Sajid Javid and Rishi Sunak are ideological soulmates - but how long will their friendship last?

·4-min read
 (AFP/Getty)
(AFP/Getty)

Sajid Javid’s appointment as health secretary is more significant than it looks. Some Conservative MPs interpreted it as Boris Johnson installing a loyal ally to counterbalance the power of Rishi Sunak, his heir apparent as prime minister. If so, Johnson might be disappointed.

Sunak and Javid are personal friends, closer to each other than either man is to Johnson, who has few close friends in politics — a world in which so-called friends can become rivals. They are ideological soulmates: unlike Johnson, who shows no desire to call time on the spending bonanza during the pandemic, they are fiscal conservatives who believe the Tories will pay an electoral price if they do not reclaim that mantle.

Before entering politics, both Sunak and Javid went from modest beginnings to a rapid and lucrative rise in investment banking. And they are both Star Wars fans. After Javid resigned as chancellor, he tweeted about his successor: “The Force is strong in young Sunak.” Sunak, previously Javid’s number two as chief Treasury secretary, called him a Jedi Master.

Sunak and Javid also have the same instincts on Covid restrictions. With the more cautious Matt Hancock gone, the libertarian Javid will tip the inner cabinet’s balance in favour of opening up rather than locking down, which could become important this winter.

Javid’s statement this week that there is “no going back” delighted lockdown sceptic Tory MPs. But would he really defy the government’s medical and scientific advisers if they wanted to reimpose some restrictions to prevent an NHS crisis? It would be harder than Javid suggests.

Despite their common ground, the two friends would appear to be on a collision course over spending; the Treasury and Department of Health and Social Care usually are. Javid’s new empire faces huge pressures, including 5.1 million people waiting for hospital treatment; a possible “triple whammy” of Covid, flu and chest infections this winter; the timebomb of long covid; mental health provision; pay and staffing problems and preparing for the next pandemic. That’s before social care.

With Johnson and Sunak deadlocked over how to fund reform, Javid and Sunak might join forces to propose a tax increase. Johnson wants the reform – likely to include a cap of about £50,000 on people’s lifetime care payments – but without the pain of tax rises the chancellor says are needed to fund it. For once, Johnson might not be able to have his cake and eat it.

Javid is well aware his Treasury successor faces a difficult government-wide spending review this autumn. His long shopping list is not the only pressing demand on Sunak. Others include schools catch-up; higher education funding; the transition to net zero carbon emissions by 2050 and a backlog in the courts.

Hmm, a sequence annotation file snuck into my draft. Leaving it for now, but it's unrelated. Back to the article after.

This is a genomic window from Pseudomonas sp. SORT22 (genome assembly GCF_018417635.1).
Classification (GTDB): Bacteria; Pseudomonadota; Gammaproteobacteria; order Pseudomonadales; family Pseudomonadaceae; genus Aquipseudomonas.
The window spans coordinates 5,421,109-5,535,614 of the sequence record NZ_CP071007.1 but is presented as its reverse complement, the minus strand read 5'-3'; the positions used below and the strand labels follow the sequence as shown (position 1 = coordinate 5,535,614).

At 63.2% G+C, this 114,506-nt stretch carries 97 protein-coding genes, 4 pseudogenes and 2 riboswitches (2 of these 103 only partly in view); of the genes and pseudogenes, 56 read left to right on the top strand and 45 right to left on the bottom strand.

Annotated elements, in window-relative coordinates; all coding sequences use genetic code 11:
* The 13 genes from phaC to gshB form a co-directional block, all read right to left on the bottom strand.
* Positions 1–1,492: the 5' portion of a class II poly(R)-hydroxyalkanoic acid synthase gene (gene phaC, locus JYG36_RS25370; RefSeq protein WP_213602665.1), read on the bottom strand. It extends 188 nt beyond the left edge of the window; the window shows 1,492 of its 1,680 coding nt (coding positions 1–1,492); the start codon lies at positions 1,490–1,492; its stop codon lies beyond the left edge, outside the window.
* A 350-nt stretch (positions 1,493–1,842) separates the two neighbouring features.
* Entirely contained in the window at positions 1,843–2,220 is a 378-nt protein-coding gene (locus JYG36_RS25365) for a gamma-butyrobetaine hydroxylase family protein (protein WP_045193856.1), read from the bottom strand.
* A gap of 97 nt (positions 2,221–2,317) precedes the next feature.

Cabinet ministers alarmed by Johnson’s spendthrift instincts are demanding a bigger say on spending and Javid could prove a useful ally for the chancellor in such debates. During his 16 months on the backbenches after losing a power struggle with Johnson’s former adviser Dominic Cummings, Javid impressed on colleagues the danger of rising inflation and interest rates pushing up the cost of servicing the nation’s huge debt.

Tory insiders believe the friendship between the two ministers and political pressures will push Sunak into giving health a generous settlement. In their negotiations, Javid will put his six-month spell as chancellor to good use. Allies tell me he will argue that what is good for people’s health is also good for the country’s economic health – such as increasing life expectancy in deprived areas and keeping people in work to reduce benefit bills.

However, the Sunak-Javid friendship might become strained in the medium to long term because both have their eye on the top job when Johnson departs. Sunak is the front-runner for now, though is well aware the favourite rarely wins the Tory race. Javid will be back in the running if he uses the relaunch pad of his big new job well.

Although Sunak is 10 years younger than his one-time mentor, he is now the top dog. There would inevitably be other contenders, but a leadership contest run-off between Sunak and Javid would send a powerful signal about a changing Conservative Party.

Alternatively, might they do a Tony Blair and Gordon Brown-style deal, with one becoming prime minister and the other chancellor? The problem is that the Star Wars fans might both want to be the master rather than the apprentice.

In the early years of their partnership, allies of Blair and Brown vowed they would never fall out, but they did. That’s what happens when friends become rivals. Eventually, the Sunak-Javid friendship will be tested too.

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